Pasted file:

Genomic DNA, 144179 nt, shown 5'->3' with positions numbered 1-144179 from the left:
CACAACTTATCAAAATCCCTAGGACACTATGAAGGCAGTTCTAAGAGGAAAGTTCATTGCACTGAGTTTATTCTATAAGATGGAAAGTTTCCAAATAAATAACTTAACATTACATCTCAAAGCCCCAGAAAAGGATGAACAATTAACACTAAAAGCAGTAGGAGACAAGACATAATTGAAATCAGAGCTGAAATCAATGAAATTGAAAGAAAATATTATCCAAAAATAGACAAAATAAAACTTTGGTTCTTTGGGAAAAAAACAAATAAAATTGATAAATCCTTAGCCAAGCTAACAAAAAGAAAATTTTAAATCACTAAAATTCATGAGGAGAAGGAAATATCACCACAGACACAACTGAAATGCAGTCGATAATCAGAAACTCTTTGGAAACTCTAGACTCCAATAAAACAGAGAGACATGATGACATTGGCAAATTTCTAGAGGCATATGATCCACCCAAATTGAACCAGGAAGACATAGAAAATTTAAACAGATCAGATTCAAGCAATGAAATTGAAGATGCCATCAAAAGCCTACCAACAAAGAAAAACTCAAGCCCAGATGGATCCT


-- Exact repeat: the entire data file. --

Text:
Genomic DNA, 144179 nt, shown 5'->3' with positions numbered 1-144179 from the left:
CACAACTTATCAAAATCCCTAGGACACTATGAAGGCAGTTCTAAGAGGAAAGTTCATTGCACTGAGTTTATTCTATAAGATGGAAAGTTTCCAAATAAATAACTTAACATTACATCTCAAAGCCCCAGAAAAGGATGAACAATTAACACTAAAAGCAGTAGGAGACAAGACATAATTGAAATCAGAGCTGAAATCAATGAAATTGAAAGAAAATATTATCCAAAAATAGACAAAATAAAACTTTGGTTCTTTGGGAAAAAAACAAATAAAATTGATAAATCCTTAGCCAAGCTAACAAAAAGAAAATTTTAAATCACTAAAATTCATGAGGAGAAGGAAATATCACCACAGACACAACTGAAATGCAGTCGATAATCAGAAACTCTTTGGAAACTCTAGACTCCAATAAAACAGAGAGACATGATGACATTGGCAAATTTCTAGAGGCATATGATCCACCCAAATTGAACCAGGAAGACATAGAAAATTTAAACAGATCAGATTCAAGCAATGAAATTGAAGATGCCATCAAAAGCCTACCAACAAAGAAAAACTCAAGCCCAGATGGATCCT